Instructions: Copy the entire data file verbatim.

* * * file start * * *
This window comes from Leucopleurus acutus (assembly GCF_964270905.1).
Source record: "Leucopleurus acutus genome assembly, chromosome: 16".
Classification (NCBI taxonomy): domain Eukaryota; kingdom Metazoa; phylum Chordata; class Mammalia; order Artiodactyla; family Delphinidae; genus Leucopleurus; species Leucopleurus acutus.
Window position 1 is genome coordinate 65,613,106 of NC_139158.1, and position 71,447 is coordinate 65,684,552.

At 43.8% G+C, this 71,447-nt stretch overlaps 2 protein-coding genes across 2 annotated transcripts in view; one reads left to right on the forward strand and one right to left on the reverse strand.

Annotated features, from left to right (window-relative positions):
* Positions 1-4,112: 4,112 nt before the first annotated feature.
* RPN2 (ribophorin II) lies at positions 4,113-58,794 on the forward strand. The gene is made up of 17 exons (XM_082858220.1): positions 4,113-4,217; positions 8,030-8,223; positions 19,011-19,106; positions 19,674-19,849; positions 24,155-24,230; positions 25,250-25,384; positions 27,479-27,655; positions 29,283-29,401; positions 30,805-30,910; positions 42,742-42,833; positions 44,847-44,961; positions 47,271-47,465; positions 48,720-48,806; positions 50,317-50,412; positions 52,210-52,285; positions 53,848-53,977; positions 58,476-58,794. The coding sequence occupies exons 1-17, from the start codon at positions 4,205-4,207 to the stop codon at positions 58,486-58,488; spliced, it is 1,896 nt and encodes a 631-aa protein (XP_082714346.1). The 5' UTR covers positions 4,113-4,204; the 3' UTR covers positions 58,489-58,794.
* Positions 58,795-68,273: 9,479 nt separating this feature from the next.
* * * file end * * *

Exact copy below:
This window comes from Leucopleurus acutus (assembly GCF_964270905.1).
Source record: "Leucopleurus acutus genome assembly, chromosome: 16".
Classification (NCBI taxonomy): domain Eukaryota; kingdom Metazoa; phylum Chordata; class Mammalia; order Artiodactyla; family Delphinidae; genus Leucopleurus; species Leucopleurus acutus.
Window position 1 is genome coordinate 65,613,106 of NC_139158.1, and position 71,447 is coordinate 65,684,552.

At 43.8% G+C, this 71,447-nt stretch overlaps 2 protein-coding genes across 2 annotated transcripts in view; one reads left to right on the forward strand and one right to left on the reverse strand.

Annotated features, from left to right (window-relative positions):
* Positions 1-4,112: 4,112 nt before the first annotated feature.
* RPN2 (ribophorin II) lies at positions 4,113-58,794 on the forward strand. The gene is made up of 17 exons (XM_082858220.1): positions 4,113-4,217; positions 8,030-8,223; positions 19,011-19,106; positions 19,674-19,849; positions 24,155-24,230; positions 25,250-25,384; positions 27,479-27,655; positions 29,283-29,401; positions 30,805-30,910; positions 42,742-42,833; positions 44,847-44,961; positions 47,271-47,465; positions 48,720-48,806; positions 50,317-50,412; positions 52,210-52,285; positions 53,848-53,977; positions 58,476-58,794. The coding sequence occupies exons 1-17, from the start codon at positions 4,205-4,207 to the stop codon at positions 58,486-58,488; spliced, it is 1,896 nt and encodes a 631-aa protein (XP_082714346.1). The 5' UTR covers positions 4,113-4,204; the 3' UTR covers positions 58,489-58,794.
* Positions 58,795-68,273: 9,479 nt separating this feature from the next.